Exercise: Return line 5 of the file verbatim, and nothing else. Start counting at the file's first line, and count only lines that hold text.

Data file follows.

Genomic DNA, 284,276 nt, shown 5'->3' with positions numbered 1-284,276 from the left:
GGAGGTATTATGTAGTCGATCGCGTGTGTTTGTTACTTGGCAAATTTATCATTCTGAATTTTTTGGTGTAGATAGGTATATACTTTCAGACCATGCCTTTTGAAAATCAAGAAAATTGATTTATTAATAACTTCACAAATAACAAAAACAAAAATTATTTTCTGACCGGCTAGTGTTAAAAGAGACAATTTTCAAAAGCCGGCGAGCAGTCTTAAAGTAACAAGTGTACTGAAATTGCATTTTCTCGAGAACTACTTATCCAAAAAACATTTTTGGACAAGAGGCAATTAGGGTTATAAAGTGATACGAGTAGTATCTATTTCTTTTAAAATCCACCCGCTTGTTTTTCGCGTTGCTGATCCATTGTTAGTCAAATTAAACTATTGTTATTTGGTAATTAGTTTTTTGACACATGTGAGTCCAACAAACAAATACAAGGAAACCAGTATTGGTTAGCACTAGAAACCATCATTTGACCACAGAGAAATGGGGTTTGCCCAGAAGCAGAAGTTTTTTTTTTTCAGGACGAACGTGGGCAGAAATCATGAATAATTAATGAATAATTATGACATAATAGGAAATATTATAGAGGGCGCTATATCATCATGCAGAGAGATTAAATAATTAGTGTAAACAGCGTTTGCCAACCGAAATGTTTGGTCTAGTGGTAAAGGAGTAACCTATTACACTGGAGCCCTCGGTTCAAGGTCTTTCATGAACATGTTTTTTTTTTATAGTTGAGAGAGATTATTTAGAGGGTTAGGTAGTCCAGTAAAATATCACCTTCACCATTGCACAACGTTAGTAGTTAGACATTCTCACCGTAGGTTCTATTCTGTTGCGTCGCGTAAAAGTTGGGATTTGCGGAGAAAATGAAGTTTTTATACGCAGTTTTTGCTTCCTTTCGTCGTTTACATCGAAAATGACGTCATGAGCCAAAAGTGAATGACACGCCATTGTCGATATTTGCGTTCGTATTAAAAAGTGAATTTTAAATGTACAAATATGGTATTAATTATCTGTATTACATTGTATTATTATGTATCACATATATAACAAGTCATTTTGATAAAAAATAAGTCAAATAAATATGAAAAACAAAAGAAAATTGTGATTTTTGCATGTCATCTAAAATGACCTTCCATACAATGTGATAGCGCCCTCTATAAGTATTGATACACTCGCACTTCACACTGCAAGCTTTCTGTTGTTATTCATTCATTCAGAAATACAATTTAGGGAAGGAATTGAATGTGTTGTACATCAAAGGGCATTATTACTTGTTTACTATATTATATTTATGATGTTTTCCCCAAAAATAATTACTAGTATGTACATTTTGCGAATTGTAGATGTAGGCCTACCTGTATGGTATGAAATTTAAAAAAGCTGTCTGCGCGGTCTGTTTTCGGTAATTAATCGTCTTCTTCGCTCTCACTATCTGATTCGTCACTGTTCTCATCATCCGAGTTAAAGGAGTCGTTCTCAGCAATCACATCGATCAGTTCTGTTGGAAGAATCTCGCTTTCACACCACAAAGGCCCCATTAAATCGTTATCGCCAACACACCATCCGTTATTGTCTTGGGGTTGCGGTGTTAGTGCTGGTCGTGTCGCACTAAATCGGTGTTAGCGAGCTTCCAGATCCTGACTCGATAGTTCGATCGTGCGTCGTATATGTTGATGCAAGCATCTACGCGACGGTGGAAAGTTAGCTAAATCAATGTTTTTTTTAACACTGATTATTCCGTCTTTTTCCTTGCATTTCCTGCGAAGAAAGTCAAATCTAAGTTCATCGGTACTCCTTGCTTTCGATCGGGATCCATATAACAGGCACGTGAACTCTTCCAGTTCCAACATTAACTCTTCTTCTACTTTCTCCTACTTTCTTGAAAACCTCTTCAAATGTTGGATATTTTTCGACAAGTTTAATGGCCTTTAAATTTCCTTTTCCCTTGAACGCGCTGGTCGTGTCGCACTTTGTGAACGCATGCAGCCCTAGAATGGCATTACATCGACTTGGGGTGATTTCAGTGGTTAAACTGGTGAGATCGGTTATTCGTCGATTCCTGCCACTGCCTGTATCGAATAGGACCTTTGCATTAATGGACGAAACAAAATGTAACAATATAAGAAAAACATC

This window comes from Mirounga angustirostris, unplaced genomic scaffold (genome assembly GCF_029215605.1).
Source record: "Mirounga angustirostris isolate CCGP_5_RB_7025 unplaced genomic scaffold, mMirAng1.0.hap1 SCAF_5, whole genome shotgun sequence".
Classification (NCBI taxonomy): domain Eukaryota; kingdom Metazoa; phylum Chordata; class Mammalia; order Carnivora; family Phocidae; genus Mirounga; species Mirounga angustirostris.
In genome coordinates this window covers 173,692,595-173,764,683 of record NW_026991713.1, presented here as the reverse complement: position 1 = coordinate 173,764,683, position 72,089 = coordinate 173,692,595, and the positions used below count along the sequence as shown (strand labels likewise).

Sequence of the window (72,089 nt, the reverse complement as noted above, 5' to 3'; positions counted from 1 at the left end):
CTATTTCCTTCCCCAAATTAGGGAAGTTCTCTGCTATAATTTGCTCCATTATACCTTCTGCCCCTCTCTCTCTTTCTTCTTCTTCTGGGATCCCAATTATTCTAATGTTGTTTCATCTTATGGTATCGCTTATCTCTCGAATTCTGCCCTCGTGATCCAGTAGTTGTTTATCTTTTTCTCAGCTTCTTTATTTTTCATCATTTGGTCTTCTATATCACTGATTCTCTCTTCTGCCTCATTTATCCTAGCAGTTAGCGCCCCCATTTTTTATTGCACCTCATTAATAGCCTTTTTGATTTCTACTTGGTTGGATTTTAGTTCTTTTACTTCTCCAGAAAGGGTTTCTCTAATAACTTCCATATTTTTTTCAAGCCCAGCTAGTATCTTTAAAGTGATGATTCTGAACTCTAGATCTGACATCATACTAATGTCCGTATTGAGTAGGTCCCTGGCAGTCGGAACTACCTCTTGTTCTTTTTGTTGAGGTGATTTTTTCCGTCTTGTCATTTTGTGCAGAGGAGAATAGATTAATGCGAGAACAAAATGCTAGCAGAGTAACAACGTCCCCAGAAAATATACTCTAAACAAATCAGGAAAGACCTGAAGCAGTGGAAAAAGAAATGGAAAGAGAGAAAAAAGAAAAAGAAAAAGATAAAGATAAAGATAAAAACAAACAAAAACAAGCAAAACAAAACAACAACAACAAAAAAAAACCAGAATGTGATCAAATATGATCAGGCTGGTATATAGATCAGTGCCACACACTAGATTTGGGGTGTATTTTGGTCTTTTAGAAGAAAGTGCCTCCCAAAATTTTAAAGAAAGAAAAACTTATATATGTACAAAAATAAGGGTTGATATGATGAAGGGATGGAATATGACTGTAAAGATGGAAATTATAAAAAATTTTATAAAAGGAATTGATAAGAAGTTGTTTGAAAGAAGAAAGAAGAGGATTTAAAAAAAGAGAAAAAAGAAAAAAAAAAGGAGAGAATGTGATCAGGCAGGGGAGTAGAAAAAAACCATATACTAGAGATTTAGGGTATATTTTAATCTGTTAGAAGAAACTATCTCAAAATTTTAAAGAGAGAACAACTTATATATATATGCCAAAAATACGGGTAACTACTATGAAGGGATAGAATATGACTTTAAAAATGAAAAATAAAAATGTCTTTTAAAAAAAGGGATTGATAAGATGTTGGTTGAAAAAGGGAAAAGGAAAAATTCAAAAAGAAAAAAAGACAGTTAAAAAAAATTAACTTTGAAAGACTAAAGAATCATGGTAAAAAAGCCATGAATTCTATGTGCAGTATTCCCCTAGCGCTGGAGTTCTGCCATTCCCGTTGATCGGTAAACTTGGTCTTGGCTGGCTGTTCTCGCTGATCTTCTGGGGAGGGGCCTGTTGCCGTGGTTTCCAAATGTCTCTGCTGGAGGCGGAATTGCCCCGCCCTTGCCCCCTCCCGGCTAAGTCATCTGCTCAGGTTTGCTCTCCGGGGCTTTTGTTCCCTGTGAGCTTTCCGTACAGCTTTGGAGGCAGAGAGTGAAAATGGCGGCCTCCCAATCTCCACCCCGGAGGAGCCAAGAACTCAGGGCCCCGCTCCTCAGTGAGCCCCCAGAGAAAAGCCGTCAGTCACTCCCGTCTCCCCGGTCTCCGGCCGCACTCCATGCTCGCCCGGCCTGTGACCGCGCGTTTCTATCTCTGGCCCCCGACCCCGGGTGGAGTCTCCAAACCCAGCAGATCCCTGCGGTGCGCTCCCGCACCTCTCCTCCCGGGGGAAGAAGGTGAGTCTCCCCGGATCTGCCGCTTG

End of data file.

Classification (NCBI taxonomy): domain Eukaryota; kingdom Metazoa; phylum Chordata; class Mammalia; order Carnivora; family Phocidae; genus Mirounga; species Mirounga angustirostris.